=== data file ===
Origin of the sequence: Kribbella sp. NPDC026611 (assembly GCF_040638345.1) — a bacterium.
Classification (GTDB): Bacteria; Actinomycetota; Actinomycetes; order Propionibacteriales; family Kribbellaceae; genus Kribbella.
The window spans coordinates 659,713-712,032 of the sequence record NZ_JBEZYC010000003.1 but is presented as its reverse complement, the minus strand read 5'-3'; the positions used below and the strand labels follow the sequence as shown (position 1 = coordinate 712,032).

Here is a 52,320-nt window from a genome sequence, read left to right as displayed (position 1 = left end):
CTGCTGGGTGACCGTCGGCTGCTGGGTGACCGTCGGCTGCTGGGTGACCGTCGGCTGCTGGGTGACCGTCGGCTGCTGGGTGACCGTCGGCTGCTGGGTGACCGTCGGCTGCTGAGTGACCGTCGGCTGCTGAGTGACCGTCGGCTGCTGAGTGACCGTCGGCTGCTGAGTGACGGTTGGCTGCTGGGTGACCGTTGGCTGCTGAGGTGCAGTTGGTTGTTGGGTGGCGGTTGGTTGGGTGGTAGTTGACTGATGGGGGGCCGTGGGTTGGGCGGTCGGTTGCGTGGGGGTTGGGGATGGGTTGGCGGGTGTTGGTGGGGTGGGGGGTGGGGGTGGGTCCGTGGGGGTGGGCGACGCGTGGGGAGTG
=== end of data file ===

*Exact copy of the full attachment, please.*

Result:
Origin of the sequence: Kribbella sp. NPDC026611 (assembly GCF_040638345.1) — a bacterium.
Classification (GTDB): Bacteria; Actinomycetota; Actinomycetes; order Propionibacteriales; family Kribbellaceae; genus Kribbella.
The window spans coordinates 659,713-712,032 of the sequence record NZ_JBEZYC010000003.1 but is presented as its reverse complement, the minus strand read 5'-3'; the positions used below and the strand labels follow the sequence as shown (position 1 = coordinate 712,032).

Here is a 52,320-nt window from a genome sequence, read left to right as displayed (position 1 = left end):
CTGCTGGGTGACCGTCGGCTGCTGGGTGACCGTCGGCTGCTGGGTGACCGTCGGCTGCTGGGTGACCGTCGGCTGCTGGGTGACCGTCGGCTGCTGGGTGACCGTCGGCTGCTGAGTGACCGTCGGCTGCTGAGTGACCGTCGGCTGCTGAGTGACCGTCGGCTGCTGAGTGACGGTTGGCTGCTGGGTGACCGTTGGCTGCTGAGGTGCAGTTGGTTGTTGGGTGGCGGTTGGTTGGGTGGTAGTTGACTGATGGGGGGCCGTGGGTTGGGCGGTCGGTTGCGTGGGGGTTGGGGATGGGTTGGCGGGTGTTGGTGGGGTGGGGGGTGGGGGTGGGTCCGTGGGGGTGGGCGACGCGTGGGGAGTG